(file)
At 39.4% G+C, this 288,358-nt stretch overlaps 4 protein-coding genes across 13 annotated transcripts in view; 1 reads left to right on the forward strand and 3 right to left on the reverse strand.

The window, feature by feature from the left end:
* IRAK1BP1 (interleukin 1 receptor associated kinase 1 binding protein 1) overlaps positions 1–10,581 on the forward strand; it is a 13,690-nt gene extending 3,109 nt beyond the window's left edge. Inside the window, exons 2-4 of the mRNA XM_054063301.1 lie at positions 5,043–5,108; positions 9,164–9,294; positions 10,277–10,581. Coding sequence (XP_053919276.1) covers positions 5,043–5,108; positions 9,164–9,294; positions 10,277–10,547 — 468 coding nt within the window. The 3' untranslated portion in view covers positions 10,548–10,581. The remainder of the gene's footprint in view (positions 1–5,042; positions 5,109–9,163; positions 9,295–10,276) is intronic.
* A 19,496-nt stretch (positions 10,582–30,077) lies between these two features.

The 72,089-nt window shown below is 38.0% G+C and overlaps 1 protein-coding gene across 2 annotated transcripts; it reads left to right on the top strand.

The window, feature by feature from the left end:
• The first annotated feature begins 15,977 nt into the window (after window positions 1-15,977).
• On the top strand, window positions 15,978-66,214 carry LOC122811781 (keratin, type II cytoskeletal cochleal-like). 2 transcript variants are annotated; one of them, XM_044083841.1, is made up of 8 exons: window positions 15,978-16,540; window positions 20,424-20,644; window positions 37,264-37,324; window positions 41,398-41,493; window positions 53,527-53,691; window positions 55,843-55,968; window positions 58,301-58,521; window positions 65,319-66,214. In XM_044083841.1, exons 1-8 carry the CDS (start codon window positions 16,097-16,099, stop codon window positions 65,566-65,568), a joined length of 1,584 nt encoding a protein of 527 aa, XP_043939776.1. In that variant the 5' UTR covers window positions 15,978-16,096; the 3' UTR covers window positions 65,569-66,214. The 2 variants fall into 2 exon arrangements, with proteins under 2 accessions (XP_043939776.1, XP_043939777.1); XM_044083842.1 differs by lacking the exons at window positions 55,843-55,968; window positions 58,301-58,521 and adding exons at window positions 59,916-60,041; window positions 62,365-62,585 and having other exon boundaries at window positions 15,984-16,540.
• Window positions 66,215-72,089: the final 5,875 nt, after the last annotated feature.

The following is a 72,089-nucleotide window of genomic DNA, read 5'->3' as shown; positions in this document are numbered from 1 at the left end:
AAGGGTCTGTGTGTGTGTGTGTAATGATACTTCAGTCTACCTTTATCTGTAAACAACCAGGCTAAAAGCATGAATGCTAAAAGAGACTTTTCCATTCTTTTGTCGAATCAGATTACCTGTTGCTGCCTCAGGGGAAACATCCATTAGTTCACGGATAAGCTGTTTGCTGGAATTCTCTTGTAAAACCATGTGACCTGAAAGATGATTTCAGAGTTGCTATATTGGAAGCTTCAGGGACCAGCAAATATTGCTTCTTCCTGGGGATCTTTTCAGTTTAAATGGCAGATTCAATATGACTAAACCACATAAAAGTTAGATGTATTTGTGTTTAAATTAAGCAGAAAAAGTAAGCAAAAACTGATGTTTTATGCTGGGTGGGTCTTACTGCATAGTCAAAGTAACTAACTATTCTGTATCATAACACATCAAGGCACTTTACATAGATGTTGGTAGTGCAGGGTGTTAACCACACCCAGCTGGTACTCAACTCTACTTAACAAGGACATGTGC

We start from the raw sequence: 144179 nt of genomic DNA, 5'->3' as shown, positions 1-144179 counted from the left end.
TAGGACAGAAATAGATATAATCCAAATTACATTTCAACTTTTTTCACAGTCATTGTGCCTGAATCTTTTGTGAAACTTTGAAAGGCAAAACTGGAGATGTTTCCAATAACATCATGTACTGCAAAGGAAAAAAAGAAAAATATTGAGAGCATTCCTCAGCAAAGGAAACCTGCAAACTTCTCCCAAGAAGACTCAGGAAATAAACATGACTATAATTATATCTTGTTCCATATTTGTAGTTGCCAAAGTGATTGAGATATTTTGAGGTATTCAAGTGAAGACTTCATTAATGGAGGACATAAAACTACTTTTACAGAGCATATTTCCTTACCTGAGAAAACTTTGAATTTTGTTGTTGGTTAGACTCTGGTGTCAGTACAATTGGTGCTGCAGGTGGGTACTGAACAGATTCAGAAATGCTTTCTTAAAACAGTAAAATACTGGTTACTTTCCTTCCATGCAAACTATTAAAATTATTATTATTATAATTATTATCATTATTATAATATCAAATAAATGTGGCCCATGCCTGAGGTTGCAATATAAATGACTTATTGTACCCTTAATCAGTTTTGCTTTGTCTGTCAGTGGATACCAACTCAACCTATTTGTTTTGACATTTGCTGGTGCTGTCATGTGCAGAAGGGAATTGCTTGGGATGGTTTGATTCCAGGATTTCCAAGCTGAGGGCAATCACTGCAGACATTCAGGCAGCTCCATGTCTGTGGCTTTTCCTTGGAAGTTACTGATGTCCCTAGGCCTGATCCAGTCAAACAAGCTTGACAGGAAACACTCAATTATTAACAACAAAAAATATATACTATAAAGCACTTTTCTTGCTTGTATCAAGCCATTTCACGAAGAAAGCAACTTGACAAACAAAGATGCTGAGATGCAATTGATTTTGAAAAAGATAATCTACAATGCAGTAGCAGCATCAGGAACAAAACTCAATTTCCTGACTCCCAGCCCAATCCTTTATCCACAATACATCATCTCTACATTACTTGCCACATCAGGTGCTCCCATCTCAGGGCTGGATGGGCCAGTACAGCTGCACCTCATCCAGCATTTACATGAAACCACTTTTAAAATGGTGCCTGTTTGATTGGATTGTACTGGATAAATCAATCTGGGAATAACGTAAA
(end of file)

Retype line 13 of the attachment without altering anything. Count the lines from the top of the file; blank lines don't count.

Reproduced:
TAGGACAGAAATAGATATAATCCAAATTACATTTCAACTTTTTTCACAGTCATTGTGCCTGAATCTTTTGTGAAACTTTGAAAGGCAAAACTGGAGATGTTTCCAATAACATCATGTACTGCAAAGGAAAAAAAGAAAAATATTGAGAGCATTCCTCAGCAAAGGAAACCTGCAAACTTCTCCCAAGAAGACTCAGGAAATAAACATGACTATAATTATATCTTGTTCCATATTTGTAGTTGCCAAAGTGATTGAGATATTTTGAGGTATTCAAGTGAAGACTTCATTAATGGAGGACATAAAACTACTTTTACAGAGCATATTTCCTTACCTGAGAAAACTTTGAATTTTGTTGTTGGTTAGACTCTGGTGTCAGTACAATTGGTGCTGCAGGTGGGTACTGAACAGATTCAGAAATGCTTTCTTAAAACAGTAAAATACTGGTTACTTTCCTTCCATGCAAACTATTAAAATTATTATTATTATAATTATTATCATTATTATAATATCAAATAAATGTGGCCCATGCCTGAGGTTGCAATATAAATGACTTATTGTACCCTTAATCAGTTTTGCTTTGTCTGTCAGTGGATACCAACTCAACCTATTTGTTTTGACATTTGCTGGTGCTGTCATGTGCAGAAGGGAATTGCTTGGGATGGTTTGATTCCAGGATTTCCAAGCTGAGGGCAATCACTGCAGACATTCAGGCAGCTCCATGTCTGTGGCTTTTCCTTGGAAGTTACTGATGTCCCTAGGCCTGATCCAGTCAAACAAGCTTGACAGGAAACACTCAATTATTAACAACAAAAAATATATACTATAAAGCACTTTTCTTGCTTGTATCAAGCCATTTCACGAAGAAAGCAACTTGACAAACAAAGATGCTGAGATGCAATTGATTTTGAAAAAGATAATCTACAATGCAGTAGCAGCATCAGGAACAAAACTCAATTTCCTGACTCCCAGCCCAATCCTTTATCCACAATACATCATCTCTACATTACTTGCCACATCAGGTGCTCCCATCTCAGGGCTGGATGGGCCAGTACAGCTGCACCTCATCCAGCATTTACATGAAACCACTTTTAAAATGGTGCCTGTTTGATTGGATTGTACTGGATAAATCAATCTGGGAATAACGTAAA